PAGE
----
2 hours ago
Friday, January 9, 2009
When the Major League Baseball Hall of Fame announces their Class of 2009 on Monday, Rickey Henderson will become the 39th player to be inducted in his first year of eligibility. The only question that remains is whether or not the game's all-time stolen base and runs scored leader will break Tom Seaver's record, set when the pitcher appeared on 98.84 percent of his first-year ballots (425 of 430) in 1992. Considering Cal Ripken, Jr. only appeared on 537 of 545 ballots last year, in his first year of eligibility, I wouldn't count on it - I would also consider telling a certain eight people from last year that they are no longer receiving voting privileges. Players like Ripken and Henderson come around once in a lifetime, and if they're not elected unanimously, we seriously have to question voter motivations.
To put Rickey Henderson's electrifying career in perspective, there is only one active baseball player within 1000 of his record 1406 steals - Juan Pierre, who is 977 swipes away with 429. Johnny Damon is next with 362. And, as Dennis Eckersley recounts in this story, Henderson was one hell of a presence, too! But what about the guys on the ballot who aren't as obvious? Keeping in mind that, according to the Baseball Writer's Association of America, "Voting shall be based upon the player's record, playing ability, integrity, sportsmanship, character, and contributions to the team(s) on which the player played," here's my take on the guys who are on this year's bubble, in the order that I feel they deserve consideration...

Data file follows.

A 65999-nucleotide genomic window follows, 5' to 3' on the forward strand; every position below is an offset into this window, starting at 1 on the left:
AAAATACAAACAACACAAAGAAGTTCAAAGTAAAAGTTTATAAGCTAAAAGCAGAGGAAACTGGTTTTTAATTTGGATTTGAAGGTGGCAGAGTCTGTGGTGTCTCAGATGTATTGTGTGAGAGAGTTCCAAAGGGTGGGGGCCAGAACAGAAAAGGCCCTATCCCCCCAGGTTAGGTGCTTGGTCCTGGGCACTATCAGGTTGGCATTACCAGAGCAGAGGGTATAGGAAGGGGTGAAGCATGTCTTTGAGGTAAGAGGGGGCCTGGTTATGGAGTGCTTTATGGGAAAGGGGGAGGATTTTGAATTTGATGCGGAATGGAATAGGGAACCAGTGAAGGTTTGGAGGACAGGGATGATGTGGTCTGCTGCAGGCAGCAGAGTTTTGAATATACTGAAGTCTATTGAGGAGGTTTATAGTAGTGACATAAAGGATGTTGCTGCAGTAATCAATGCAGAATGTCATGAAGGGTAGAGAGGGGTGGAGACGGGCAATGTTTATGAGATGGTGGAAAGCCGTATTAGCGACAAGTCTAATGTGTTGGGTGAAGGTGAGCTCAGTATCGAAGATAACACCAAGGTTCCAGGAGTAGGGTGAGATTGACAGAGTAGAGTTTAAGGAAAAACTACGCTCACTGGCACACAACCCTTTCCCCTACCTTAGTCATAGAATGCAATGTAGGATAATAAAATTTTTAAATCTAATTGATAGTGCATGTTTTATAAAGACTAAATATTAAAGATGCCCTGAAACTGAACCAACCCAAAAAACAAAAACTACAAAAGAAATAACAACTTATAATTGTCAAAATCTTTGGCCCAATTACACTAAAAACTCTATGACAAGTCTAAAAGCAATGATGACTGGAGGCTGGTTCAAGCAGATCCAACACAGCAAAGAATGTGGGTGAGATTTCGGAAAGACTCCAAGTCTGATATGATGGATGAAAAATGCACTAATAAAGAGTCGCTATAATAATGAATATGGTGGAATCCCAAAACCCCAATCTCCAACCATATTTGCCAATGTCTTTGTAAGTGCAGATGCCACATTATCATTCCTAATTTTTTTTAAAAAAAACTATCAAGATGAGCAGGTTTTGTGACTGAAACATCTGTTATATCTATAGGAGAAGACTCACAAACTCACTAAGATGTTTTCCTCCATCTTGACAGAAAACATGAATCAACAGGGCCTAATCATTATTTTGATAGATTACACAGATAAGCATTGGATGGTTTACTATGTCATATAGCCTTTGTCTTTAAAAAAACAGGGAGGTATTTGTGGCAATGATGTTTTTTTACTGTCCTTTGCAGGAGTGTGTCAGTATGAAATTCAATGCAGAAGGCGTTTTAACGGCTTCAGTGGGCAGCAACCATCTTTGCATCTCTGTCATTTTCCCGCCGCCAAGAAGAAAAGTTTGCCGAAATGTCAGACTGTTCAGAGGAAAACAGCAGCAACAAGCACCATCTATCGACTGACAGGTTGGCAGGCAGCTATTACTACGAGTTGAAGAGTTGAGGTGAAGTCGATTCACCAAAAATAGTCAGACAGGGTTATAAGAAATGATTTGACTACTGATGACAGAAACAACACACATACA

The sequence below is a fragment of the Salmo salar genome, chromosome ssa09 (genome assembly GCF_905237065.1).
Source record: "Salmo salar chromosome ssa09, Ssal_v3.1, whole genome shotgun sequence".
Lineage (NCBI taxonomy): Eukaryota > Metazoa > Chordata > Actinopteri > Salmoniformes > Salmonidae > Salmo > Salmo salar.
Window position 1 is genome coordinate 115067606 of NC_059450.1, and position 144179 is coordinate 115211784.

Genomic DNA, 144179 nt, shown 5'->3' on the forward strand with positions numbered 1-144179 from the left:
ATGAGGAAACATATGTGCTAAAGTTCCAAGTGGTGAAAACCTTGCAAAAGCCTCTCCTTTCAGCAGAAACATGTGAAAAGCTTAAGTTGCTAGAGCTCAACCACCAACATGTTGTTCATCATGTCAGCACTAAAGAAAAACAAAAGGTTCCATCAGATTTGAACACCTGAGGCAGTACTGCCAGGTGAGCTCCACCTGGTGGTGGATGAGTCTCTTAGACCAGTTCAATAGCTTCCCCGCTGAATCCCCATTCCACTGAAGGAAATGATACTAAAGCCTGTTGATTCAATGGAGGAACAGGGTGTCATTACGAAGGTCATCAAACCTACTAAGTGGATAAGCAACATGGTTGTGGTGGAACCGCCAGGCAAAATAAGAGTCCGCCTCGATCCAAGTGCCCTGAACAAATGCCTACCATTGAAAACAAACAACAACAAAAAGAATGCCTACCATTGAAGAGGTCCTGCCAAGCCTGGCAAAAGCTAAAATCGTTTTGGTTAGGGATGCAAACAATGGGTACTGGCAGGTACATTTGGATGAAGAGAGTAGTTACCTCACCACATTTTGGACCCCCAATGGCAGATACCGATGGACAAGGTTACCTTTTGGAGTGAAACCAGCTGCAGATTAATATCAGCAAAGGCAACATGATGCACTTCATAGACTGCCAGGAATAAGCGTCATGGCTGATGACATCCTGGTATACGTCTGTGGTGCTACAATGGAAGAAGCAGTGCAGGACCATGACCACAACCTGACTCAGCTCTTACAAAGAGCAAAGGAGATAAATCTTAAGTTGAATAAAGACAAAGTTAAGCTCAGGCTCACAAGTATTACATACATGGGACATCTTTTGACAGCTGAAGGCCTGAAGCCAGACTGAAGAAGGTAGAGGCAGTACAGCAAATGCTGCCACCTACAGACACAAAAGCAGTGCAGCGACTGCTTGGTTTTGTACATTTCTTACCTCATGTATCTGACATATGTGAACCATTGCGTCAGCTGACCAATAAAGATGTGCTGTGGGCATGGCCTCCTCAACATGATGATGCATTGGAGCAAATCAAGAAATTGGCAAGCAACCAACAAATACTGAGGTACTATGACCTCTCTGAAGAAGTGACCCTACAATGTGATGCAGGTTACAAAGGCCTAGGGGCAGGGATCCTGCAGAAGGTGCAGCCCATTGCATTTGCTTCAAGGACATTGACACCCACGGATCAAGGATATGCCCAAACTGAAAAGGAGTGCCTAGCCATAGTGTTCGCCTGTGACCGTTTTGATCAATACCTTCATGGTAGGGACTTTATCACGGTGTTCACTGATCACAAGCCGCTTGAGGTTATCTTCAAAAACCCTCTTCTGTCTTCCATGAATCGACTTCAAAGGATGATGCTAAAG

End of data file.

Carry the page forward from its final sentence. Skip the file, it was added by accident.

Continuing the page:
TIM RAINES is fifth on the all-time stolen base list with 808. Only five players have stolen more than 800 bases, the other four being Henderson, Lou Brock, Billy Hamilton and Ty Cobb (all HOFers). Let's compare Raines' to Brock, who was a first-ballot inductee in 1985:
LB: 938 SB, .293 AVG, 149 HR, 1610 R, 900 RBI, .343 OBP, 307 CS
TR: 808 SB, .294 AVG, 170 HR, 1571 R, 980 RBI, .385 OBP, 146 CS
Apart from Rickey Henderson, what more could you want in a lead-off hitter? The argument will be made that Raines wasn't as dominant as Henderson, since they both played the game at the same time, but where does "dominance" come into the voting criteria? In 1460 fewer at bats, Raines has essentially the same metrics as Brock, with a stolen base percentage that is ten percent higher. He scored 80 or more runs in a season ten times in his career, and was elected to the All Star team seven years in a row, from 1981-87.
SHOULD HE BE INDUCTED? Yes.
ANDRE DAWSON is in some pretty elite company - Only two players in the history of the game have more home runs AND stolen bases: Barry Bonds and Willie Mays. He's a member of the 400 HR club with 438, swiped 314 bases, and has a lifetime average of .279. He won the MVP award in 1987, was awarded nine consecutive Golden Gloves from 1980-88, and made eight All Star appearances. He was one of the most rounded hitters to play the game, and was just as good in the field. SHOULD HE BE INDUCTED? Yes.